JOURNAL ARTICLE
RESEARCH SUPPORT, NON-U.S. GOV'T
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Biotinidase knockout mice show cellular energy deficit and altered carbon metabolism gene expression similar to that of nutritional biotin deprivation: clues for the pathogenesis in the human inherited disorder.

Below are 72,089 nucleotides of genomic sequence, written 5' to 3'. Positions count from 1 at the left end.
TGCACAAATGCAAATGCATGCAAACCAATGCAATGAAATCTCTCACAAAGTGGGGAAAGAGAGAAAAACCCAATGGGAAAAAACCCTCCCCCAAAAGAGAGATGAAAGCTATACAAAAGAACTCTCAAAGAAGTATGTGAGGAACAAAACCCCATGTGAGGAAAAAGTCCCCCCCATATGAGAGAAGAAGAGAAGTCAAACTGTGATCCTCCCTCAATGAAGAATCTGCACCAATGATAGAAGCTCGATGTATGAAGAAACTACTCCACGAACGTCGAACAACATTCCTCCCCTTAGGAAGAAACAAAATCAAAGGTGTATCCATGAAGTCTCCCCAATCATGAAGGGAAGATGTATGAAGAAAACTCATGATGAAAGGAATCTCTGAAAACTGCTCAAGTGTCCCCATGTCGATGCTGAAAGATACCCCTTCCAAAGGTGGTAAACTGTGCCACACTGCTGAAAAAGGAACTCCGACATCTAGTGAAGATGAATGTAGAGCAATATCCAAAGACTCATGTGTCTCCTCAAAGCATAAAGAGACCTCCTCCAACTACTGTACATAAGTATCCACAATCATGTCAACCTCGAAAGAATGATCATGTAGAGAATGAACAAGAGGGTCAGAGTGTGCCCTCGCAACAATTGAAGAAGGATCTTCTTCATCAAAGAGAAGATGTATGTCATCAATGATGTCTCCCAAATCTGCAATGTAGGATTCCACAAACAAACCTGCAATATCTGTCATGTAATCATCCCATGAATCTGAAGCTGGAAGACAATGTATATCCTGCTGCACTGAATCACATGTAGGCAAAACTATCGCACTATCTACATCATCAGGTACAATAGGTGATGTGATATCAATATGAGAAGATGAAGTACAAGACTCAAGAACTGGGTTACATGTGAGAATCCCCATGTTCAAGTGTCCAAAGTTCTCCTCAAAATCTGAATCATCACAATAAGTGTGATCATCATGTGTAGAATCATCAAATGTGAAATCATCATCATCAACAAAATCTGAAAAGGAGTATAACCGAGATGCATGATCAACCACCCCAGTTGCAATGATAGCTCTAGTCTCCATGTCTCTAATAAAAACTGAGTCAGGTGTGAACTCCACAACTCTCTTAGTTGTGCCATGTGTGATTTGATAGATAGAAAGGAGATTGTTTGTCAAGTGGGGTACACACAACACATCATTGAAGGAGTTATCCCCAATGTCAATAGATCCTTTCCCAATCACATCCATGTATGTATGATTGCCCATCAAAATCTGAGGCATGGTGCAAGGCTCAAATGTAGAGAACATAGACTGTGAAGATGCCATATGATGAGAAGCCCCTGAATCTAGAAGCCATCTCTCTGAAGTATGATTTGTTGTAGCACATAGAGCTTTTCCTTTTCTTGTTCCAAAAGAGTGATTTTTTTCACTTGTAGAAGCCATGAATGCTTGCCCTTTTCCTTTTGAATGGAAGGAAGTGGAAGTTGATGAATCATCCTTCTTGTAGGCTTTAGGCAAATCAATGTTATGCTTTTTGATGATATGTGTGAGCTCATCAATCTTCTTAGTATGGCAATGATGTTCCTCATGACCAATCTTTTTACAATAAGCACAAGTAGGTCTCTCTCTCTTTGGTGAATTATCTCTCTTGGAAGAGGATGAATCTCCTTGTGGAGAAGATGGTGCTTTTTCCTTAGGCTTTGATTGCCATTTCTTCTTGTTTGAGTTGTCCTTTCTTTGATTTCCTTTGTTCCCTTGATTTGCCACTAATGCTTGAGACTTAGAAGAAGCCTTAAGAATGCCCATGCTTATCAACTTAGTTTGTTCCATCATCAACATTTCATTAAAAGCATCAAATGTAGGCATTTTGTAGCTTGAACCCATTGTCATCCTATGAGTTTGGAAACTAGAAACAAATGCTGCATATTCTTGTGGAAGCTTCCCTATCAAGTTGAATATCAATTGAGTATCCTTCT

Biotin is the prosthetic group of carboxylases that have important roles in the metabolism of glucose, fatty acids and amino acids. Biotinidase has a key role in the reutilization of the biotin, catalyzing the hydrolysis of biocytin (ε-N-biotinyl-l-lysine) and biocytin-containing peptides derived from carboxylase turnover, thus contributing substantially to the bioavailability of this vitamin. Deficient activity of biotinidase causes late-onset multiple carboxylase in humans, whose pathogenic mechanisms are poorly understood. Here we show that a knock-out biotinidase-deficient mouse from a C57BL/6 background that was fed a low biotin diet develops severe ATP deficit with activation of the energy sensor adenosine monophosphate (AMP)-activated protein kinase (AMPK), inhibition of the signaling protein mTOR, driver of protein synthesis and growth, and affecting the expression of central-carbon metabolism genes. In addition, sensitivity to insulin is augmented. These changes are similar to those observed in nutritionally biotin-starved rats. These findings further our understanding of the pathogenesis of human biotinidase deficiency.

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